Everett Garrison

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Edmund Everett Garrison (b. winter of 1893, Yonkers, New York; d. February 8, 1975, Ossining, New York, United States) was a structural and electrical engineer known as a maker of bamboo fly rods and co-author of A Master's Guide To Building A Bamboo Fly Rod. Everett Garrison's methods and designs have been utilized by generations of bamboo fly rod makers. His rods fetch high prices from collectors.

Early life[edit]

Everett Garrison was born in Yonkers in the winter of 1893. He was of Dutch ancestry. His father was an engineer who held two degrees from Columbia University. His family owned and operated a steam driven barge business along the Hudson River.[1] Garrison grew up in Yonkers and went on to study electrical engineering at Union College, where he earned a degree in 1916. He tested steel for Curtiss-Wright aircraft engines, and later became involved in railroad construction.[2] He also lived in Staten Island and Ossining, New York. He was married to Charlotte Goff.

Innovator of bamboo rod building[edit]

In 1922, Garrison met George Parker Holden, author of The Idyll of the Split-Bamboo.[3] Initially, Garrison was interested in bamboo construction as a way to improve the shafts on his golf clubs and began to visit Holden at his house in Yonkers. Both men were avid golfers, both also shared a love of fly fishing. It was there that Garrison made his first bamboo fly rods.[2]

In 1927, when expecting his second child, Garrison suffered from a neurological malady coupled with a debilitating depression, during which time he turned to designing a new type of bamboo fly rod. Whereas other rod designers had been using empirical methods, Garrison used engineering principles to create the foundations for his revolutionary taper designs.[2] From a hospital bed, Garrison used an understanding of casting mechanics and the physical properties of bamboo to derive a stress analysis formula to use as a basis for plotting the final dimensions of a fly rod.[1]

Everett Garrison had many other credits to his name in the world of fly fishing. He coined the term "Parabolic Fly Rod" to describe an early prototype belonging to Charles Ritz.[1] He also designed the tools needed to hand-split and hand-plane the bamboo used in his rods, including an adjustable planing form and a glue binding machine that were capable of holding tolerances to .001" which are in common usage to this day.[2]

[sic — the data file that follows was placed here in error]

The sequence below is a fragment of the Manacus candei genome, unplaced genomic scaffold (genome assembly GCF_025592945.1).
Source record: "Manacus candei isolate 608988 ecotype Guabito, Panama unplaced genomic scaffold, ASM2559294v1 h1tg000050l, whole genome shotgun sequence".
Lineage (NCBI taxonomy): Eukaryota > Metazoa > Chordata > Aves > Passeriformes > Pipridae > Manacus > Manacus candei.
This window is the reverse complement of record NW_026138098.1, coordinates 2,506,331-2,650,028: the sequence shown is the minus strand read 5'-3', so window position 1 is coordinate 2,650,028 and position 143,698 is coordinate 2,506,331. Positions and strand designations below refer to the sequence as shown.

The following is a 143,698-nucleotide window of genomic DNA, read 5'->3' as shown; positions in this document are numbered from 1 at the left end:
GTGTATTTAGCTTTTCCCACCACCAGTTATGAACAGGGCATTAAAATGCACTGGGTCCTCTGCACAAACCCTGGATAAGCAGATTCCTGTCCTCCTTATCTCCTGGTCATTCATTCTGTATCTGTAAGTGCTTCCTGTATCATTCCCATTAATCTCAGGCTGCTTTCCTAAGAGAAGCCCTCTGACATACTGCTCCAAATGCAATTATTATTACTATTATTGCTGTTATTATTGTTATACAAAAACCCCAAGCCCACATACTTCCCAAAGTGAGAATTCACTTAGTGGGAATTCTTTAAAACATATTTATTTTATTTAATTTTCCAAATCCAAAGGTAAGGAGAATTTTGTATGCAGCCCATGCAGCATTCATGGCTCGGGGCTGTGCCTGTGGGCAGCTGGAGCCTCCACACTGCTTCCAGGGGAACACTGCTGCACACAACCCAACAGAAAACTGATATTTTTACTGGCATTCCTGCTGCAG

Garrison first reached acclaim when he made rods for author John Alden Knight and members of the Anglers' Club of New York, for whom Garrison gave a lecture on rodmaking in 1933.[1] John Alden Knight described Garrison in the book The Modern Angler as a meticulous craftsman capable of unique precision.[4]

The appearance of Everett Garrison's rods reflect his ethos of design and construction. The relatively small number of rods he made during his career are a tribute to quality craftsmanship and a philosophy of performance through simplicity of design. The aesthetics of his fishing rods were not concerned with artifice or embellishment and were never altered.[2]

He worked at his craft nights and weekends until he retired from a structural engineering firm in 1972, after which he built rods and perfected his equipment full-time until his health began to fail in 1974. He died on February 8, 1975. It is estimated he made approximately 650 rods in his lifetime.[1]

Hoagy B. Carmichael was making the documentary film Creating the Garrison Fly Rod[5] when he became an apprentice to Garrison. They were collaborating on a book when Garrison died. Carmichael completed the manuscript using notebooks, recordings and photographs.[2] When published in 1977, A Master's Guide to Building a Bamboo Fly Rod made accessible to hobbyists and enthusiasts the methods of a craft that had previously been shrouded in secrecy.[6]


  1. ^ a b c d e Garrison, Everett and Carmichael, Hoagy B. (1997). A Master's Guide to Building a Bamboo Fly Rod. Far Hills, New Jersey: Meadow Run Press.
  2. ^ a b c d e f Schwiebert, Ernest (1984). Trout. New York, New York: E.P. Dutton.
  3. ^ Holden, George Parker (1998). Idyll of the Split Bamboo. Bedford, Massachusetts: Applewood Books.
  4. ^ Knight, John Alden (1936). The Modern Angler. New York/London: Charles Scribner's Sons.
  5. ^ Creating the Garrison Fly Rod. Hoagy B. Carmichael. Lazy Bones. 2006 DVD
  6. ^ Maurer, George E. and Elser, Bernard P. (2002). Fundamentals of Building Bamboo Fly-Rod. Woodstock, Vermont: The Countryman Press.

External links[edit]